Obama's Campaign Blitz

The president leaves on a trek through states where fellow Dems hope he can help save their seats.

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BY Kenneth R. Bazinet

WASHINGTON - An increasingly unpopular President Obama launches a campaign blitz on Wednesday in hopes of avoiding an utter Democratic debacle at the polls in November.

"We can't let this country fall backwards because the rest of us didn't care to fight," Obama said in a new radio ad released Tuesday ahead of his four-day, five-state campaign swing.

Two weeks before the Nov. 2 election, Republicans are widely expected to recapture control of the House, in large part because of an Obama backlash.

The embattled President has had difficulty grasping the disappointment among his left-leaning voter base, aides told the Daily News.

But he knows fingers will point at him if Democrats tank - so he's making a fight of it.

"He's going to get blamed no matter, so it makes sense to get out there and try to energize the base," said a Democratic political operative with White House ties.

Given his dismal job approval ratings and longstanding unpopularity, Obama is a double-edged sword for his party this fall.

Many Democrats in conservative states and districts don't want him anywhere near them the final two weeks of the midterm campaign.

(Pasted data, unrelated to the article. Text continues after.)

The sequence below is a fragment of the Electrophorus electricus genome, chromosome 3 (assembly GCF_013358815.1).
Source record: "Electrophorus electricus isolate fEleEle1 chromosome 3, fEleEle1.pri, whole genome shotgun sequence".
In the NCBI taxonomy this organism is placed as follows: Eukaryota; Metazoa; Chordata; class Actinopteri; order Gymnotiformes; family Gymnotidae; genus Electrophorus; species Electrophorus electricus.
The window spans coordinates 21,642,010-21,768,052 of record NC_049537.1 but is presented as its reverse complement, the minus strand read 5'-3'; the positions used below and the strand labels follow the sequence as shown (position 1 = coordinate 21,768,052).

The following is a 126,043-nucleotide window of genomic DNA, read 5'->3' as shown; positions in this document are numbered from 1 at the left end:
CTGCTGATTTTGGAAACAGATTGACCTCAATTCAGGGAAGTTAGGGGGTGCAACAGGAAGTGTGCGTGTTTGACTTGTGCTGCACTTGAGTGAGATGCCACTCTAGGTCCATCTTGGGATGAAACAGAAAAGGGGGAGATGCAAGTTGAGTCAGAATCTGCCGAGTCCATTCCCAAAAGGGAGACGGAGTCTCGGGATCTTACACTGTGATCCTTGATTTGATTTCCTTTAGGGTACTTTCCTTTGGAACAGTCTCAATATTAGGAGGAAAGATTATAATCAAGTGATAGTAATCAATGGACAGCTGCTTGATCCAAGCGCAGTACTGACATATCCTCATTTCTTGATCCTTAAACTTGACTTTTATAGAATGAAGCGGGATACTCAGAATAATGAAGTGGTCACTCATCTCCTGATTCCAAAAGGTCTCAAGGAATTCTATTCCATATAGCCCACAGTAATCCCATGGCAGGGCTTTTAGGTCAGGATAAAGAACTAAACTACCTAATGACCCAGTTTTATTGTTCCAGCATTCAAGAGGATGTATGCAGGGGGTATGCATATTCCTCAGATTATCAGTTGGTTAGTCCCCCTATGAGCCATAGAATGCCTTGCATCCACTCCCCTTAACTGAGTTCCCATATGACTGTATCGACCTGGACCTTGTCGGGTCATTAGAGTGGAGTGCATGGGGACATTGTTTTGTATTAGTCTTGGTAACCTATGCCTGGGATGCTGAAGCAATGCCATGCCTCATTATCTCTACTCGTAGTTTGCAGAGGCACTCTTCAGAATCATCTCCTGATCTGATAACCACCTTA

"He could rally African-American voters and save a few House seats, but he's unlikely to save the Democrats' majority," said pollster Bill Schneider, senior fellow at the centrist group Third Way. "Obama nationalizes the campaign, which doesn't help - except with African-American voters."

Democratic National Committee Chairman Tim Kaine said Obama is the best the party has to offer. "There is no greater voice in our party than the President's," Kaine said.

The DNC is buttressing Obama's effort by pumping $50 million into key states and House races.

Obama leaves today on a trek through states where friendly Dems hope he can help save their seats.

Obama hopes to reinforce the party's "Western fire wall" with his hop through Washington, California and Nevada to campaign for Senate Democrats, including Majority Leader Harry Reid, who faces the toughest contest against Tea Partyer Sharron Angle.

The stakes are high for Obama: If his party holds those three states on Nov. 2, it will be nearly impossible for Republicans to take control of the Senate, Obama aides and political prognosticators have concluded.

Obama opens his tour in Portland, Ore., ending Saturday in Minneapolis to raise cash and campaign for Minnesota Democratic gubernatorial candidate Mark Dayton.